Harvest camps (assisting local farmers) were held initially at East Chidden near Hambledon and from 1944 onwards at East Chinnock near Yeovil. And the Cadet Force, formed by the Headmaster in 1942, flourished and produced excellent results in exams.

Despite all of the difficulties, academic results continued at a very high level with, for example, 44 out of 46 boys attaining passes in the School Certificate and eleven with Higher School Certificates in 1942 and similar numbers the following year. Outstanding achievements were also attained by others who won State, Royal and Major Scholarships as well as Exhibitions to Oxbridge Colleges.

By 1944 the scale of war had receded on the south coast and the people of Portsmouth were anxious to return to a normal life; they began to demand the return of their children. By the autumn the demand became more insistent and two protest meetings were held at the Wesley Central Hall. On 28 th November it was announced that the schools would return at the end of term and in January 1945, after an extended break to allow time for the removal of books and equipment, the school returned to Portsmouth having maintained its identity but very different from the one that had left in 1939.

Only 4 of the boys and 14 out of 27 staff who returned had known the old Victoria Road School. The old school having been destroyed in 1941, return was to be to Highland Road which was to be its temporary home until its transfer to the Baffins site in 1956.

Every cloud has a silver lining and evacuation to Brockenhurst was no exception. There was greater unity, staff got to know boys far better and the attainment gap between forms in the same year was less marked; and the boys had a "boarding school" life which staff found not uncongenial. Boys were also encouraged to take part in the local community. One boy (Dickie Waite) even met his future wife (Gloria) there!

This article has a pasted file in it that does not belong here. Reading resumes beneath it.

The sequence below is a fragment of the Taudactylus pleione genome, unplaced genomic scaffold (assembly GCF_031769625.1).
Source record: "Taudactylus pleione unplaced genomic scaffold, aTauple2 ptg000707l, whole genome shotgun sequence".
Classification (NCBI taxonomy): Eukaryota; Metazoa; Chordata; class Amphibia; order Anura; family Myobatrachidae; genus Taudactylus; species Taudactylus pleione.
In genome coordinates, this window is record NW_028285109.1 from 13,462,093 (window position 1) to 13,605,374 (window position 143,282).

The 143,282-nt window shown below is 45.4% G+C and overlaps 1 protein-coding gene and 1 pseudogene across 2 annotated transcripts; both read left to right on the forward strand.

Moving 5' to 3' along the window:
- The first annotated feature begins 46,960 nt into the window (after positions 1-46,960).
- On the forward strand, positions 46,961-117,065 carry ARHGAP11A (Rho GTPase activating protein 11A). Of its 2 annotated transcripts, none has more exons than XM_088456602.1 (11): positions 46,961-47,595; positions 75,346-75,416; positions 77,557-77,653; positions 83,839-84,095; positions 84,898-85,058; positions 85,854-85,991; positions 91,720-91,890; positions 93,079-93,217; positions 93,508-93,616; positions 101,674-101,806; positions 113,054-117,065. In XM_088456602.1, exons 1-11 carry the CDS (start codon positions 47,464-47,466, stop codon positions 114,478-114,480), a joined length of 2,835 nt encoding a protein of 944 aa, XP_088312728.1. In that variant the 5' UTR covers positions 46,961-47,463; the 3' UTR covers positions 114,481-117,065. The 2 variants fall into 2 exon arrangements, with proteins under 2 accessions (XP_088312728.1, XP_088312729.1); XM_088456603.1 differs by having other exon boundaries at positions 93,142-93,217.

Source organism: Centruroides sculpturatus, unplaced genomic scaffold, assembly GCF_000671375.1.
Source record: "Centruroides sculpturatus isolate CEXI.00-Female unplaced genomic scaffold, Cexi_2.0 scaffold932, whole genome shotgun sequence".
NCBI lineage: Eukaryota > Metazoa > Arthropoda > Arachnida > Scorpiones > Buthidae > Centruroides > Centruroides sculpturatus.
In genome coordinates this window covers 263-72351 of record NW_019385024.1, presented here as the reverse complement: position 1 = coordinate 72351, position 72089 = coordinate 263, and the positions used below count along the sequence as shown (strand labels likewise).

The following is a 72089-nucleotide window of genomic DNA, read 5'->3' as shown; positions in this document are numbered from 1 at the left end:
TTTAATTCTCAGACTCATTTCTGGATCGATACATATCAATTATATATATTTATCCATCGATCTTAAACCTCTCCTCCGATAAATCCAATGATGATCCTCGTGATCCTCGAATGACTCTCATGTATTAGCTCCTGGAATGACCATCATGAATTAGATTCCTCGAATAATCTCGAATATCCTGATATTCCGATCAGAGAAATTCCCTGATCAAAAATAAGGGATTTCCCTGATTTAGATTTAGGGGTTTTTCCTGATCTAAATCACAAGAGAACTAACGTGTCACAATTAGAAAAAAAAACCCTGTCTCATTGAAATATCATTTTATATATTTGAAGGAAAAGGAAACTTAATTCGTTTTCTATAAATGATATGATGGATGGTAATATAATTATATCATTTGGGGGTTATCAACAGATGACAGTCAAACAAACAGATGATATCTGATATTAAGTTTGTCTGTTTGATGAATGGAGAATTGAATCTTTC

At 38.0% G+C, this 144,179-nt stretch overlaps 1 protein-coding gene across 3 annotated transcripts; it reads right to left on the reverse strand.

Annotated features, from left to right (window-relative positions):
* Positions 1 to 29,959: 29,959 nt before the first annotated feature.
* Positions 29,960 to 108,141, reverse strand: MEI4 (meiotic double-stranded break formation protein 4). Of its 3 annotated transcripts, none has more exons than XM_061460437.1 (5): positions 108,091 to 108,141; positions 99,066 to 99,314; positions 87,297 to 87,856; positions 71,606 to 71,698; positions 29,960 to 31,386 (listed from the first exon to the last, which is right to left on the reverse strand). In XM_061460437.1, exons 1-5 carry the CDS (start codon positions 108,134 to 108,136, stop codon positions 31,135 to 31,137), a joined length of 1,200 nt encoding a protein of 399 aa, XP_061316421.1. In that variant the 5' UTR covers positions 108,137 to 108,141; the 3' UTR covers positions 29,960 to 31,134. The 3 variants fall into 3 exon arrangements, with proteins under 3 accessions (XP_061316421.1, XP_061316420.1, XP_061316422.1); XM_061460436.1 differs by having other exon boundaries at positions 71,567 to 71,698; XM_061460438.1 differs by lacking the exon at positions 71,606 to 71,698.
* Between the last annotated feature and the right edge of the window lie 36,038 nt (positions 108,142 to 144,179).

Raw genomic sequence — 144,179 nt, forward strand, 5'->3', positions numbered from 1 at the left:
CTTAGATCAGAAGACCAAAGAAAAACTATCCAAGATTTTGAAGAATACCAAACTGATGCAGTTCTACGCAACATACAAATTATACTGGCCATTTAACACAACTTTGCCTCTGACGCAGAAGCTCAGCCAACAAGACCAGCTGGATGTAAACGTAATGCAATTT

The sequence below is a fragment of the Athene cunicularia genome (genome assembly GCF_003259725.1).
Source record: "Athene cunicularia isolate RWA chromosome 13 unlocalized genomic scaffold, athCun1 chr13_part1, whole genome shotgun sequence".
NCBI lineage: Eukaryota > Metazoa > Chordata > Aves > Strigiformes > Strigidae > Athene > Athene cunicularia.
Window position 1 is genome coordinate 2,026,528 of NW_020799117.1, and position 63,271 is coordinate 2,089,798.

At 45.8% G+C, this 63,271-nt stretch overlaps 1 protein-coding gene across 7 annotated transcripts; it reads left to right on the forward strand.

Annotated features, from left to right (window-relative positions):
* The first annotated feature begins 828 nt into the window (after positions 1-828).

The close links between the two schools continued for many years after the war with sporting fixtures, in particular, continuing as a prominent feature. Much credit is deserved by the staff of the County School and also the local people for accepting and accommodating the evacuees so well for over 5 years; and, of course, none of the boys who were there will forget the staff who cared for the boys so well during the 5 years. The very fond memories and camaraderie which are so in evidence amongst those who were evacuated and who continue to attend the Old Secundrians dinners comes as no surprise at all. Indeed the theme of the 2007 dinner was "The Evacuation" and those who attended – many of whom had not been part of it - sat spellbound by Dickie Waite’s speech (transcript at Old Secundrians Dinner images 2007 ) recalling the 5 years when the school transferred some 50 miles to a beautiful part of the country by the name of Brockenhust.